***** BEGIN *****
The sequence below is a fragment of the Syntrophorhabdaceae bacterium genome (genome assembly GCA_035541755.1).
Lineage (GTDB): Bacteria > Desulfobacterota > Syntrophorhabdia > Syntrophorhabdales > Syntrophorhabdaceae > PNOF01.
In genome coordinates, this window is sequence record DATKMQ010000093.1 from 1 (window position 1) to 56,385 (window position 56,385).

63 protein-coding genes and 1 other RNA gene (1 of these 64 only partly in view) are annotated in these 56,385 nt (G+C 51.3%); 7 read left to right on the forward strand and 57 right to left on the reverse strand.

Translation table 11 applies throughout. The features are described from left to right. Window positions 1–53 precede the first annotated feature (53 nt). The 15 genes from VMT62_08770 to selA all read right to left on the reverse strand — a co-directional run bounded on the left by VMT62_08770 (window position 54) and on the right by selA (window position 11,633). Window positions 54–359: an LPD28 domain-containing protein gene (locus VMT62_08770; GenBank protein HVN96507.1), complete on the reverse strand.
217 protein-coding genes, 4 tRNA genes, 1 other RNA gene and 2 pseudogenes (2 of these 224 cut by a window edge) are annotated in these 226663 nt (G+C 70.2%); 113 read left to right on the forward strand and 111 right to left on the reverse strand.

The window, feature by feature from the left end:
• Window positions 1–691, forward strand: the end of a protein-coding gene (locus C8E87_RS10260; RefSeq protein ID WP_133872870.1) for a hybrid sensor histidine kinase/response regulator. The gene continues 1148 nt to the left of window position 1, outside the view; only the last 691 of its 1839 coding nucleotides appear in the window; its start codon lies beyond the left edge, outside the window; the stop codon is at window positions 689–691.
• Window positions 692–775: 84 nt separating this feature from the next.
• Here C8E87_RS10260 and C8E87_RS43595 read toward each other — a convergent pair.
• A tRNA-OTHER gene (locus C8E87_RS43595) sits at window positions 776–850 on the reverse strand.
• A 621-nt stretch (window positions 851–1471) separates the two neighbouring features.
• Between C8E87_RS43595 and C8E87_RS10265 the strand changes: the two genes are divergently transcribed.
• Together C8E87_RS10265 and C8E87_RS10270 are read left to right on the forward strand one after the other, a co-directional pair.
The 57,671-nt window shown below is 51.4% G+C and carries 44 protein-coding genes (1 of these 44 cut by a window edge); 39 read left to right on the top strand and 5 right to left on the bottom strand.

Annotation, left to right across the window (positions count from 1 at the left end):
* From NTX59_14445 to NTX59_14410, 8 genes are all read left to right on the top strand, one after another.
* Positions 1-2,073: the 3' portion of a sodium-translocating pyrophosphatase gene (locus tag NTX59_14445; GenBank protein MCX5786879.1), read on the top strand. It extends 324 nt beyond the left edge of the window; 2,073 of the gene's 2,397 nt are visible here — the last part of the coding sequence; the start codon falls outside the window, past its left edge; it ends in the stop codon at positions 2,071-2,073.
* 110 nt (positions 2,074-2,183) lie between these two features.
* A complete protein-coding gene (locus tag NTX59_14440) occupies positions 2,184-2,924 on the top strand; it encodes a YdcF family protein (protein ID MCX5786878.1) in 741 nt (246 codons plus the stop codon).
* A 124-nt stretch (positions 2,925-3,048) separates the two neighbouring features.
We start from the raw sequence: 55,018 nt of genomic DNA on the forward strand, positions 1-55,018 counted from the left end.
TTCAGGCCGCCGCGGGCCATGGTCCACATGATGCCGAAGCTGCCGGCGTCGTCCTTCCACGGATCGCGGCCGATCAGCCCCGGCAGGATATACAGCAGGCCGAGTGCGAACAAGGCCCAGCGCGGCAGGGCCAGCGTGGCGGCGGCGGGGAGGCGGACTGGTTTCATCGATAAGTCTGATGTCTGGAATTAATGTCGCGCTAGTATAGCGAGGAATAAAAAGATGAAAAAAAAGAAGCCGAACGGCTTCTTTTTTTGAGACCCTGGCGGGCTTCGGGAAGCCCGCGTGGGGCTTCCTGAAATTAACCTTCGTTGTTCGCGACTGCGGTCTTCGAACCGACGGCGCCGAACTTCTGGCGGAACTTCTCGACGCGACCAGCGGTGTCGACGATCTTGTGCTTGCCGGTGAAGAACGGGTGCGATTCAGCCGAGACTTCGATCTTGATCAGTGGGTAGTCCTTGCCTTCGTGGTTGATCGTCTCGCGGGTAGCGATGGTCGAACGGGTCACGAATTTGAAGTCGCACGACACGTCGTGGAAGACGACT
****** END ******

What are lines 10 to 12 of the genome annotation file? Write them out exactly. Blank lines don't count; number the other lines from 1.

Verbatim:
• Here C8E87_RS10260 and C8E87_RS43595 read toward each other — a convergent pair.
• A tRNA-OTHER gene (locus C8E87_RS43595) sits at window positions 776–850 on the reverse strand.
• A 621-nt stretch (window positions 851–1471) separates the two neighbouring features.